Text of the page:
For the first time, I decided to enter some of my knitting into the Orange County Fair. I’ve wanted to enter in the past, but I’ve always missed the deadline, but this year I managed to be together enough to do it. I entered 5 pieces, three shawls (Tiong Bahru, the Romi Hill Cactus Flower Shawl, and the Frost Flowers Shawl) and two sweaters (the Alice Starmore Saint Brigid sweater I made my mom for Christmas and the Safe at Home Cardigan I designed as a tribute to Gram Parsons).

When you enter things in the fair, they don’t tell you if you’ve won and they don’t post results online until at least 3 weeks after the fair opens. So when the fair opened last weekend, even though I tried to pretend that I didn’t really care, I really, really wanted to see how I did. (I didn’t expect to win anything, but I wanted to see anyway). So I kind of badgered Ron into going to the fair with me last Sunday. We walked around a bit, looked at some of the ridiculous fried food that was on offer (apparently, fried Jack Daniels is a thing this year), and then made our way to the home arts and handcrafts building. All of the fiber arts displays (which includes quilting, needlepoint and embroidery, sewing, tatting, weaving, and knitting and crocheting) were lovely and there were some absolutely gorgeous pieces. So imagine my surprise when I saw that I was a division winner (which is one step below Best in Show) for both knit and crochet fashion accessories (the Romi Hill shawl won) and hand-knit clothing (for the Safe at Home Cardigan).

Safe at Home Cardigan and Cactus Flower Shawl

Proof of the wins

I was so very surprised, simply because there are so many very talented fiber artists in Southern California, but I’m really happy about it. What surprised me is that the pieces I thought had the best chance of winning (the Frost Flowers and the Alice Starmore, simply because they are both huge and complicated) didn’t even place in their classes. I’m hoping that when I get my stuff back, there will be judges comments, because I’d love to know what I can do to improve myself and what I’m doing well.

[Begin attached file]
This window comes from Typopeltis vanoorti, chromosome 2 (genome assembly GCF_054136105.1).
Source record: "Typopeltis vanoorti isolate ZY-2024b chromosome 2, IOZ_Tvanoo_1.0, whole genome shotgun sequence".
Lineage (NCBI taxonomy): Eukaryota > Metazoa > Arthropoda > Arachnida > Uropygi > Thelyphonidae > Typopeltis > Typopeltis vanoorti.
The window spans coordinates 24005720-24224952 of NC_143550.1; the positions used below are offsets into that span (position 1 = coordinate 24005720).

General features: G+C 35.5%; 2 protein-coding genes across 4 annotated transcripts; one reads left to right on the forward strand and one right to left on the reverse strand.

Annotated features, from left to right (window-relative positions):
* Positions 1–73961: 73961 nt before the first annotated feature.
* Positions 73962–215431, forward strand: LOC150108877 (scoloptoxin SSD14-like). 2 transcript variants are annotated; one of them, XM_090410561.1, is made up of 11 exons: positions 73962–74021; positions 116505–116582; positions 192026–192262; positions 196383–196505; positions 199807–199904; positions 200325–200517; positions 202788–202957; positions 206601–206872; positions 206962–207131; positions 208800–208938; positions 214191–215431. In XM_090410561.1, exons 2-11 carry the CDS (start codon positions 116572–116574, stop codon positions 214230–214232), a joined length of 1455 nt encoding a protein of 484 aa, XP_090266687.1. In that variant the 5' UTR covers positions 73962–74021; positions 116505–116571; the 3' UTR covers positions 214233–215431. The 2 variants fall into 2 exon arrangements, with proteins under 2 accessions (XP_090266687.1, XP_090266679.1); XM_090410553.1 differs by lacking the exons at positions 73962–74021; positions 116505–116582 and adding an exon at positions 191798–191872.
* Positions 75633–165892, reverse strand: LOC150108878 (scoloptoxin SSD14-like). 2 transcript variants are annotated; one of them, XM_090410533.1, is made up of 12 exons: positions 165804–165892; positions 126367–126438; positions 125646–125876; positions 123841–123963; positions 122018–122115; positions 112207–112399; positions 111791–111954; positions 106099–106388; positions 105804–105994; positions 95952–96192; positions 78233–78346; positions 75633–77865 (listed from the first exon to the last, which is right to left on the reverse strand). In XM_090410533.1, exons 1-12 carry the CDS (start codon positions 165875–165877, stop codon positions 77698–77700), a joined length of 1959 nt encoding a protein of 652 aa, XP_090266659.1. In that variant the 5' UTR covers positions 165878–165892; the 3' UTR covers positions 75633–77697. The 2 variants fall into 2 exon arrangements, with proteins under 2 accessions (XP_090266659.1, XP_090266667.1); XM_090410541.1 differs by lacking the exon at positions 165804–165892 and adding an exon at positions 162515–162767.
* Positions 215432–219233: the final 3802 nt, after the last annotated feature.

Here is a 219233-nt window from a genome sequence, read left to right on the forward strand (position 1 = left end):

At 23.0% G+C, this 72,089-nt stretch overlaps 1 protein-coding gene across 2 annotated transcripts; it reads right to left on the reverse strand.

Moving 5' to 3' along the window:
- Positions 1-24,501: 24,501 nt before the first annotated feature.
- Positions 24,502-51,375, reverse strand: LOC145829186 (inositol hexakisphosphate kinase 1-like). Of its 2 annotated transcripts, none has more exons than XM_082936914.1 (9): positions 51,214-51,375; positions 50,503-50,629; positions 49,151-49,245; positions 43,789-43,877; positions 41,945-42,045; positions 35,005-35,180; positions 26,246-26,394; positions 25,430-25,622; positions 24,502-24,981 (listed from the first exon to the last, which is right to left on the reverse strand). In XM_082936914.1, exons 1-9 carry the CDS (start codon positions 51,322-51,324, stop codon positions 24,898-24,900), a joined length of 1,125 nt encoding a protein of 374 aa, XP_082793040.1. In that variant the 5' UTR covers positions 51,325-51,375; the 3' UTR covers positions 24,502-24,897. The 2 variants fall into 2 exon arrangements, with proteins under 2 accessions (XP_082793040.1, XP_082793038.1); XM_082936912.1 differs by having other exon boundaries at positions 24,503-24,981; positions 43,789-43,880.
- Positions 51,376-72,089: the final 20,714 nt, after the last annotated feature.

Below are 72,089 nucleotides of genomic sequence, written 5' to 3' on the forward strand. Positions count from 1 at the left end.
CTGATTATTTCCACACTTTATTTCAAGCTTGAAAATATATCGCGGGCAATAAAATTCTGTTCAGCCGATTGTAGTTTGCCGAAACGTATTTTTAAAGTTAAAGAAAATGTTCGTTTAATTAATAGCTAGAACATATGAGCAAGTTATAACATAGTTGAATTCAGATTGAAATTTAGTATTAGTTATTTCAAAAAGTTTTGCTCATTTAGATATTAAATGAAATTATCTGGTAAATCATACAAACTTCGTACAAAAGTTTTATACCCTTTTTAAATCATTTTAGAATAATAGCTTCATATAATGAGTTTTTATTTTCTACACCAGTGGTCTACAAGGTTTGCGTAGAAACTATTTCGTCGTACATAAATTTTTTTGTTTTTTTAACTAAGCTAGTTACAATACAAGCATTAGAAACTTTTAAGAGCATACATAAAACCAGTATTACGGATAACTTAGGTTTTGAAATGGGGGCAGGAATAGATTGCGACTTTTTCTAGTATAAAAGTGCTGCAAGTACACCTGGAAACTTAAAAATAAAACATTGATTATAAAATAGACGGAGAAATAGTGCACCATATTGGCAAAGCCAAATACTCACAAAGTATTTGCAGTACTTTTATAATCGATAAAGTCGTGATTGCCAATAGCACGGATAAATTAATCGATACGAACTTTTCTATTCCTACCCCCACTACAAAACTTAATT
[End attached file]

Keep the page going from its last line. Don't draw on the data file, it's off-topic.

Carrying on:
Did you enter your county fair? Let me know; I love to hear stories about your triumphs or learning experiences.



Artsy lace shot, just because

I spent the month of June at camp. Not real camp, Camp Loopy. The rundown of Camp Loopy is that each summer month, the Loopy Ewe issues a challenge. If you complete the challenge in a month, you win! You don’t win an actual thing, just the knowledge that you did something. Although I think if you do all three challenges you get yarn. It’s hard to turn down free yarn. Or yarn you earn by knitting. (As a side note, I’ve never been to real camp. From all of the various shows and movies that I watched as child featuring kids at a sleep away camp, I don’t know that I’m heartbroken about this.)

The challenge for June was to knit a one-skein project that used at least 375 yards of either lace- or fingering-weight yarn, in a yarn that you had never used before.

I loved this challenge because it’s not like I need an excuse to try a new yarn, but it’s nice to have one. I chose to use some Fleece Artist Saldanha Two Lace Yarn, in the colorway Vermillion. And the shawl I chose was the Tiong Bahru by designer Asa Tricosa.


The whole shawl, blocking

I loved this pattern. It was wonderful to knit. But blocking it kind of sucked, I’m not going to lie. You see all of those little loops on the edge? They all had to be pinned out one by one.


Like this. Seriously.

It took forever. Especially because I had to keep stretching and re-pinning. That’s kind of par for the course when it comes to blocking lace, but when you have about twenty times the pins you normally do, it’s pretty painful.

I actually had to throw in the towel the first time I tried to block it. It was a night that I had work the next morning and it was taking way to long and getting way too late for me to finish. So I had to re-do it on a weekend, when I had more time.

I guess it’s worth it though, because now I have this:


More artsy lace!

Romi Hill Mystery Shawl